Reading different types of texts requires the use of different reading strategies and approaches. Making reading an active, observable process can be very beneficial to struggling readers. A good reader interacts with the text in order to develop an understanding of the information before them. Some good reader strategies are predicting, connecting, inferring, summarizing, analyzing and critiquing. There are many resources and activities educators and instructors of reading can use to help with reading strategies in specific content areas and disciplines. Some examples are graphic organizers, talking to the text, anticipation guides, double entry journals, interactive reading and note taking guides, chunking, and summarizing.[citation needed][ 1]

The use of effective comprehension strategies is highly important when learning to improve reading comprehension. These strategies provide specific instructions for developing and retaining comprehension skills across all ages.[41] Applying methods to attain an overt phonemic awareness with intermittent practice has been found to improve reading in early ages, specifically those affected by mental disabilities.

The importance of interest[edit]

A common statistic that researchers have found is the importance of readers, and specifically students, to be interested in what they are reading. It has been reported by students that they are more likely to finish books if they are the ones that choose them. [42] They are also more likely to remember what they read if they were interested as it causes them to pay attention to the minute details.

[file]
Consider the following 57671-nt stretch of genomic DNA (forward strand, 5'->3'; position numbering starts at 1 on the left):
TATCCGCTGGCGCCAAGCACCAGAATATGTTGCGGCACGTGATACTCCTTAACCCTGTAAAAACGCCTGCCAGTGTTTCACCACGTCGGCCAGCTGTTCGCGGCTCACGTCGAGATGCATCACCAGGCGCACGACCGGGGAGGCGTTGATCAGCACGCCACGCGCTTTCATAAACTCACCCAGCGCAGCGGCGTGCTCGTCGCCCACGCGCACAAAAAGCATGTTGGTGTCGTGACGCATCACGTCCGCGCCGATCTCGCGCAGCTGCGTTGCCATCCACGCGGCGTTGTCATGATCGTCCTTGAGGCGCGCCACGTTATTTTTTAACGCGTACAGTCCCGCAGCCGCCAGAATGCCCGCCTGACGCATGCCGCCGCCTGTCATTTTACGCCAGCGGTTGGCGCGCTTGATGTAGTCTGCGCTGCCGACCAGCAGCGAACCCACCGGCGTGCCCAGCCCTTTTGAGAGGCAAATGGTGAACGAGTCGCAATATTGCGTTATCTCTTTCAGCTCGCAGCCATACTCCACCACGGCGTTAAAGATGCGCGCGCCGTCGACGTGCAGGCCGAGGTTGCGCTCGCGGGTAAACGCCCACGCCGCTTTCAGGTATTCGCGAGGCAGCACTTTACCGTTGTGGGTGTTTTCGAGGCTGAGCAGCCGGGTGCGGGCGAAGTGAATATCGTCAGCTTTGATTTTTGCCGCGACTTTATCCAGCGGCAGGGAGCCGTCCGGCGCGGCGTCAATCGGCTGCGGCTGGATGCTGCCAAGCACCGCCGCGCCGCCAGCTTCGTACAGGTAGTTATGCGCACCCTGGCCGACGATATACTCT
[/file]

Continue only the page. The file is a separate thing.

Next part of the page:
Reading strategies[edit]

There are various reading strategies that help readers recognize what they are learning, which allows them to further understand themselves as readers. Also to understand what information they have comprehended. These strategies also activate reading strategies that good readers use when reading and understanding a text. [9]


When reading a passage, it is good to vocalize what one is reading and also their mental processes that are occurring while reading. This can take many different forms, with a few being asking oneself questions about reading or the text, making connections with prior knowledge or prior read texts, noticing when one struggles, and rereading what needs to be.[9] These tasks will help readers think about their reading and if they are understood fully, which helps them notice what changes or tactics might need to be considered.